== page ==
- 2005-2007 Koenraad Lindner
- 2007-2009 Joanne Hudson
- 2009-2011 Tony Young
- 2011-2013 Jennifer Tucker
- 2013-2015 Fabien D. Legrand
- 2015-2017 Kenneth M. Kramer
- 2017-2019 Joanne Hudson
- 2019-2021 Jay Lee
- 2021-2023 Nathalie Duriez
- https://3z8.031.myftpupload.com/wp-content/uploads/RT-Glossary.pdf[bare URL PDF]
- http://michaelapter.net/wp-content/uploads/2016/04/Personality_Dynamics.pdf[bare URL PDF]
- https://3z8.031.myftpupload.com/wp-content/uploads/RT-References.pdf[dead link]
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- Murgatroyd, Rushton, Apter & Ray; The development of the Telic Dominance Scale; Journal of Personality Assessment 1978 Oct 42 (5): 519-28
- Smith, K. C. P., & Apter, M. J. (1975). A Theory of Psychological Reversals. Picton Publishing Chippenham.
- Apter, Michael J.; Reversal theory: What is it?; The Psychologist volume 10, number 5, May 1997
- Apter, M. J. (Ed.). (2001). Motivational Styles in Everyday Life: A Guide to Reversal Theory (1st ed.). Amer Psychological Assn.
- Apter, M.J.; Fontana, D.; Murgatroyd, S. (1985). Reversal Theory: Applications and Development. Psychology Press. ISBN 9781315801773.
- Apter, Michael J., ed. (2001). Motivational Styles in Everyday Life: A Guide to Reversal Theory (1 ed.). American Psychological Association. ISBN 978-1-55798-739-6.
- Apter, Michael (2007). Reversal Theory: The Dynamics of Motivation, Emotion and Personality (2 ed.). Oxford: Oneworld Publications. ISBN 978-1851684809.
- Michael J. Apter (16 January 2018). Zigzag: Reversal and Paradox in Human Personality. Troubador Publishing Ltd. ISBN 978-1-78803-886-7.
- Apter, Michael (1992). The Dangerous Edge: The Psychology of Excitement. New York: The Free Press.
- Apter, Michael (2007). Danger: Our Quest for Excitement. Oxford: Oneworld Publications. ISBN 9781851684816.
- Kerr, John (1997). Motivation and Emotion in Sport: Reversal Theory. Hove, UK: The Psychology Press (Taylor & Francis).
- Apter, Michael J.; Desselles, Mitzi L. (2019). "Understanding the motivation to fight: A reversal theory perspective". Peace and Conflict: Journal of Peace Psychology. 25 (4): 335–345. doi:10.1037/pac0000390. S2CID 210549982.
- "Bibliography". Reversal Theory Society. Retrieved 15 January 2021.
- Desselles, Mitzi (2014). "The Development of the Reversal Theory State Measure" (PDF). Journal of Motivation, Emotion, and Personality. 2 (1): 10–21. doi:10.12689/jmep.2014.202. Retrieved 15 January 2021.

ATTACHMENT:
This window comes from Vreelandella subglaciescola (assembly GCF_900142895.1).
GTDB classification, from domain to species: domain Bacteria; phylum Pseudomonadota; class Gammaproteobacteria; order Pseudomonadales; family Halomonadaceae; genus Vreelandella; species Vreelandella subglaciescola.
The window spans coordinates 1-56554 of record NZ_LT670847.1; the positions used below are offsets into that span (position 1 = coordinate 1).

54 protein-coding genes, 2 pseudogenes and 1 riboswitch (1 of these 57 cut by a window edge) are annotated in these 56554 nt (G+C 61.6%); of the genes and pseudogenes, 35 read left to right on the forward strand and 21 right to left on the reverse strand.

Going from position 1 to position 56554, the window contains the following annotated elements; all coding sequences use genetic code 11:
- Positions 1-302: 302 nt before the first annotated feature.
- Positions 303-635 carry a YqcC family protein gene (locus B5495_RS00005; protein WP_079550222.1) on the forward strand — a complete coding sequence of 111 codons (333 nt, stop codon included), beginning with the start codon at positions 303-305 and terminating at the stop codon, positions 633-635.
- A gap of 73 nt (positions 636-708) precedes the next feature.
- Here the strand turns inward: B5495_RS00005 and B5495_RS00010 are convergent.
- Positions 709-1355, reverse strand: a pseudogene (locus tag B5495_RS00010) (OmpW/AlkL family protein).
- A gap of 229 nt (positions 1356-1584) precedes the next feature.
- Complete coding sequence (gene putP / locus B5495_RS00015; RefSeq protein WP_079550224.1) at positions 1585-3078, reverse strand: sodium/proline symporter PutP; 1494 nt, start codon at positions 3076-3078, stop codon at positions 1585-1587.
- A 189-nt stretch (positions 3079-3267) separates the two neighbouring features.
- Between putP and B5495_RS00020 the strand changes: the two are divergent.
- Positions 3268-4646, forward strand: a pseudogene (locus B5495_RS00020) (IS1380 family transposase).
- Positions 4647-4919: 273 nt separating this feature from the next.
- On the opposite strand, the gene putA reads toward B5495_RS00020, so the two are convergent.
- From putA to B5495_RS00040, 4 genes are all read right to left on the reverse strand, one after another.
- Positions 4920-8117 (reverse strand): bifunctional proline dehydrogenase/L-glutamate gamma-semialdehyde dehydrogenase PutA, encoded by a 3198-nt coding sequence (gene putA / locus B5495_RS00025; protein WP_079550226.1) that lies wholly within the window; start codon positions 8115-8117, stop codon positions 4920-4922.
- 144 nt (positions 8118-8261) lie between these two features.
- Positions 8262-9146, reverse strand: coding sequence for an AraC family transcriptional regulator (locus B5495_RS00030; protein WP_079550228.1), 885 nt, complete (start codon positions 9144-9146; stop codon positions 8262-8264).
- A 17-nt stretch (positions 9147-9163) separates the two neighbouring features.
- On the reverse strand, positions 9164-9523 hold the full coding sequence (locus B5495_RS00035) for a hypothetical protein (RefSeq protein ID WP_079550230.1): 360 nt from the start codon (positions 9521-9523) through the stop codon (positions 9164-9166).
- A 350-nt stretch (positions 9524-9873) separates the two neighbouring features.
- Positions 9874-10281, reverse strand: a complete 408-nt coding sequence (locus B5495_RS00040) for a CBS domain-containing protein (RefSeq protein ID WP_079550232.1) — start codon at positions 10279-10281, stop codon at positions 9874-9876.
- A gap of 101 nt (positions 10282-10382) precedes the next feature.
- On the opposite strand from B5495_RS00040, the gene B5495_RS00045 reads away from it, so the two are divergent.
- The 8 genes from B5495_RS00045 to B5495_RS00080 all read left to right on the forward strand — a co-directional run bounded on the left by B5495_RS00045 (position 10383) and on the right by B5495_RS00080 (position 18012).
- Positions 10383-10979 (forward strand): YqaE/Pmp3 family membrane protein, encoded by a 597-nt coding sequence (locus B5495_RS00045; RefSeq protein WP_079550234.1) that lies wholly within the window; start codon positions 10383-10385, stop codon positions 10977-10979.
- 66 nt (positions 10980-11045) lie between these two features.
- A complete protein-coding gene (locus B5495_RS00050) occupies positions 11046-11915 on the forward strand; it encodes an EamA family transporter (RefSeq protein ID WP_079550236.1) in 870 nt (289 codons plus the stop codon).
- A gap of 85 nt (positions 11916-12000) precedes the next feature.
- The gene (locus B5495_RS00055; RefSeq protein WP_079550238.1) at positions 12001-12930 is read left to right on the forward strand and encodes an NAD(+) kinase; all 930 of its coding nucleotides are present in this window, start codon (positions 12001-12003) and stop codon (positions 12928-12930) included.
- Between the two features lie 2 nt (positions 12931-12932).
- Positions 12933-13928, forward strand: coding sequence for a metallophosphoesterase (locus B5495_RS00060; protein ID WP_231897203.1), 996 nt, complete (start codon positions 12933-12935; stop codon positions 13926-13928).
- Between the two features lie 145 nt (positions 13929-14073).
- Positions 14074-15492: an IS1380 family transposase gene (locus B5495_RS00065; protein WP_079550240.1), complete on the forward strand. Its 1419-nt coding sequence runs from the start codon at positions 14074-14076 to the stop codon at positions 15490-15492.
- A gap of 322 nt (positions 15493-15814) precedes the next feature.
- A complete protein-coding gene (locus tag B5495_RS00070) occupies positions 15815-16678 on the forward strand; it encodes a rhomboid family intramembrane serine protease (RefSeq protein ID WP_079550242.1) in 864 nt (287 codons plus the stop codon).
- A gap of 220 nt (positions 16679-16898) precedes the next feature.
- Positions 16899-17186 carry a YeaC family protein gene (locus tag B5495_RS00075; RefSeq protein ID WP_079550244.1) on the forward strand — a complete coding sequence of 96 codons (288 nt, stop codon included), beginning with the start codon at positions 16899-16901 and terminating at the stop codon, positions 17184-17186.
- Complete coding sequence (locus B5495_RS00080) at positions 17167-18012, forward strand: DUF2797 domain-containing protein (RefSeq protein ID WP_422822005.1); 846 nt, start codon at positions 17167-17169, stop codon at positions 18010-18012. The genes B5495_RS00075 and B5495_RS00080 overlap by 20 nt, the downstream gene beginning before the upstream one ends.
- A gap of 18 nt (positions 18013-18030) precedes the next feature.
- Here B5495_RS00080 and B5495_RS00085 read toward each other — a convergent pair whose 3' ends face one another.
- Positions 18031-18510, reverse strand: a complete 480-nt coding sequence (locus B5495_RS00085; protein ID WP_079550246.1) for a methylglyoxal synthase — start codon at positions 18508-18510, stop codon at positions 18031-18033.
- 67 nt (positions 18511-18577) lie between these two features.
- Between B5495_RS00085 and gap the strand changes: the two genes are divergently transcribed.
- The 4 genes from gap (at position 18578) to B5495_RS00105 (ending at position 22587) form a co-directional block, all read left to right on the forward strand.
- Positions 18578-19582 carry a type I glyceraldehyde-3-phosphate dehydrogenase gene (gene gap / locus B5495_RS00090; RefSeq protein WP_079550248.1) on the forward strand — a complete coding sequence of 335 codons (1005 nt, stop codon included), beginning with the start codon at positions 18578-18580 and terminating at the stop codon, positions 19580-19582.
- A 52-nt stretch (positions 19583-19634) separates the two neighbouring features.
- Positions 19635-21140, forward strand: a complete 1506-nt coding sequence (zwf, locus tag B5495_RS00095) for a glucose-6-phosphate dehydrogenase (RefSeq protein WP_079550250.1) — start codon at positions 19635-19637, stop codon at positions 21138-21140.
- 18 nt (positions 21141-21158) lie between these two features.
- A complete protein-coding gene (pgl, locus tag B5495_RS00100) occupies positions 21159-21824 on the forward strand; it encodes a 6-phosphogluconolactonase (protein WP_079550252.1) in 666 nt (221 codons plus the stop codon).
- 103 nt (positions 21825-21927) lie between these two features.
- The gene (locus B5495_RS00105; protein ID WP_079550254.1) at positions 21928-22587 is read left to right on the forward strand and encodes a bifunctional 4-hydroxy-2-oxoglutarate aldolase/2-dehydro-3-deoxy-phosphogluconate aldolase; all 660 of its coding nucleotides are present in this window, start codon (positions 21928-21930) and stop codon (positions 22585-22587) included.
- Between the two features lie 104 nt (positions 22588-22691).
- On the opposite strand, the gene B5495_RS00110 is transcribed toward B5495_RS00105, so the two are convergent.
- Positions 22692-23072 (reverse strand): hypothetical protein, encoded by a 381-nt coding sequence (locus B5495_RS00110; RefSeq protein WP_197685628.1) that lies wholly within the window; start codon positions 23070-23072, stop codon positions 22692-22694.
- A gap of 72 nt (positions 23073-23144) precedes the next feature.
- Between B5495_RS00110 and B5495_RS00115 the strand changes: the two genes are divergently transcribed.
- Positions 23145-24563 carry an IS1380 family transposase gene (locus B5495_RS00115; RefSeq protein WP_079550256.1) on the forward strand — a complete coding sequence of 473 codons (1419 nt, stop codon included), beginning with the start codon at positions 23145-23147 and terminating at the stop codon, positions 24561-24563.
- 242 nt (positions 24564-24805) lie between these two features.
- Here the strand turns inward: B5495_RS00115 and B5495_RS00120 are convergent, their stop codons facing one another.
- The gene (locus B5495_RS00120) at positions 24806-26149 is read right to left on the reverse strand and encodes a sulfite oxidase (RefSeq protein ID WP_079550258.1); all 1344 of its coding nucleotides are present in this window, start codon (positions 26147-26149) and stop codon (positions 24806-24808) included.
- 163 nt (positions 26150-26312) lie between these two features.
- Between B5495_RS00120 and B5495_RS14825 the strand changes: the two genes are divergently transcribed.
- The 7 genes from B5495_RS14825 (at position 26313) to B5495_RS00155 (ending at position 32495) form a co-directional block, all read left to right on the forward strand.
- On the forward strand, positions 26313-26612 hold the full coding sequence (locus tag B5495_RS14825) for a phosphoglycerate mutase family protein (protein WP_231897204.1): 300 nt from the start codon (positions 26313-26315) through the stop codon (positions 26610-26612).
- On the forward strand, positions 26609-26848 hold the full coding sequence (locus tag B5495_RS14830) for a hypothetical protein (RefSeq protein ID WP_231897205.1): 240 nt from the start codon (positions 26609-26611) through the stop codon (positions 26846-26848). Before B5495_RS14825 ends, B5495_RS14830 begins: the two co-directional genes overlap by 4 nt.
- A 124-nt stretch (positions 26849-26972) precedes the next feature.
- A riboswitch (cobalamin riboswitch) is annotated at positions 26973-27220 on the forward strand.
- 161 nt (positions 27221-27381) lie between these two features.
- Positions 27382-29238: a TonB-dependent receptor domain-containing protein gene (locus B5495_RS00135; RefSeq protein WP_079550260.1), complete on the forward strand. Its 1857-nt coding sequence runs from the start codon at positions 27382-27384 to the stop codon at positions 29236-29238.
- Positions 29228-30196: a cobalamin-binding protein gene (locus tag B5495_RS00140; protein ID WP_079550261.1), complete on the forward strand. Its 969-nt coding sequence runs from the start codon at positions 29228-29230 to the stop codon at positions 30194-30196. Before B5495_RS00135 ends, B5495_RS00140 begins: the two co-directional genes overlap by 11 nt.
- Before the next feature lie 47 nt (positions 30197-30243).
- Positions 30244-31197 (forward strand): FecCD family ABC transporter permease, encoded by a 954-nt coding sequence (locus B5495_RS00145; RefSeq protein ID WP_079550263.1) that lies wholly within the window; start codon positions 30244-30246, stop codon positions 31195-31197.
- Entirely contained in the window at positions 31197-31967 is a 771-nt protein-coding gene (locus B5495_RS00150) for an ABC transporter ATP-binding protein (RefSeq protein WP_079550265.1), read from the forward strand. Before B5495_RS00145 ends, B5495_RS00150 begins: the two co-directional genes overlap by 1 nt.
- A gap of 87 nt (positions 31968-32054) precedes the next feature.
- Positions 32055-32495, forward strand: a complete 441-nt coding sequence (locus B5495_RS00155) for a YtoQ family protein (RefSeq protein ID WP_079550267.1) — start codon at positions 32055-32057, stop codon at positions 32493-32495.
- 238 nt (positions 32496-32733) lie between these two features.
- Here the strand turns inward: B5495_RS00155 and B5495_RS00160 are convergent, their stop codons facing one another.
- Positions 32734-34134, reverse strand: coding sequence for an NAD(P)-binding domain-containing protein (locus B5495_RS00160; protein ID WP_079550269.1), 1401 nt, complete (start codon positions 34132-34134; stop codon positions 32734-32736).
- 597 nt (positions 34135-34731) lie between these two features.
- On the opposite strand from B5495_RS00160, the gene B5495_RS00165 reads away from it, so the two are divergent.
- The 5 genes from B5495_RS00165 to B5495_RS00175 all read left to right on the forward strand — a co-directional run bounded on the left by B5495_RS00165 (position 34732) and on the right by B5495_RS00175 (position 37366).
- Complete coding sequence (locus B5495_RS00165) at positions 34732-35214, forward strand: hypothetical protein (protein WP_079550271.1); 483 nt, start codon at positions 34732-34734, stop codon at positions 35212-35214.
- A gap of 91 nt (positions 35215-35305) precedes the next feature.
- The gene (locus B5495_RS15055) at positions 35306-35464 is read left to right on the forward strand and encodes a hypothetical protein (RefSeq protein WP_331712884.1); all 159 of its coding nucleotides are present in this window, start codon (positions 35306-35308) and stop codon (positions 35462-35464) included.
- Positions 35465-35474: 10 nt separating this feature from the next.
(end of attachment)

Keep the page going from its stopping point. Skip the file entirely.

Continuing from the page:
- Murgatroyd, S.; Rushton, C.; Apter, M.; Ray, C. (1978). "The development of the Telic Dominance Scale". Journal of Personality Assessment. 42 (5): 519–528. doi:10.1207/s15327752jpa4205_14. PMID 16367073. Retrieved 19 January 2021.
- Apter, Michael; Desselles, Mitzi (2001). "Reversal theory measures". Motivational styles in everyday life: A guide to reversal theory. pp. 55–76. doi:10.1037/10427-003. ISBN 1-55798-739-4. Retrieved 19 January 2021.
- Desselles, Mitzi; Murphy, Stephanie; Theys, Evan (2014). "The Development of the Reversal Theory State Measure" (PDF). Journal of Motivation, Emotion, and Personality. 2 (1). doi:10.12689/jmep.2014.202. Retrieved 19 January 2021.
- "Journal of Motivation, Emotion, and Personality". 2013–2021. Retrieved 1 July 2021.
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- Apter, M.J. (Ed.) (2001) Motivational Styles in Everyday Life: A Guide to Reversal Theory. Washington, D.C.: American Psychological Association.
- Apter, M.J. (2007) Reversal Theory: The Dynamics of Motivation, Emotion and Personality, 2nd. Edition. Oxford: Oneworld Publications.
- Apter, M.J. (2018) Zigzag: Reversal and Paradox in Human Personality, Matador.
- Apter, M.J. (2007) Danger: Our Quest for Excitement. Oxford: Oneworld Publications.
- Carter, S. and Kourdi, J. (2003) The Road to Audacity: Being Adventurous in Life and Work. Palgrave Macmillan.
- Kerr, J.H. (2004). Rethinking aggression and violence in sport. London: Routledge.
- Kerr, J.H. (2001). Counseling Athletes: Applying Reversal Theory. London: Routledge.
- Kerr, J.H., Lindner, K.H. and Blaydon (2007). Exercise Dependence. London: Routledge.
- Mallows, D. (2007) Switch to Better Behaviour Management: Reversal Theory in Practice. Peter Francis Publishers.
- Rutledge, H. & Tucker, J. (2007) Reversing Forward: A Practical Guide to Reversal Theory, Fairfax, Virginia: OKA (Otto Kroeger Associates).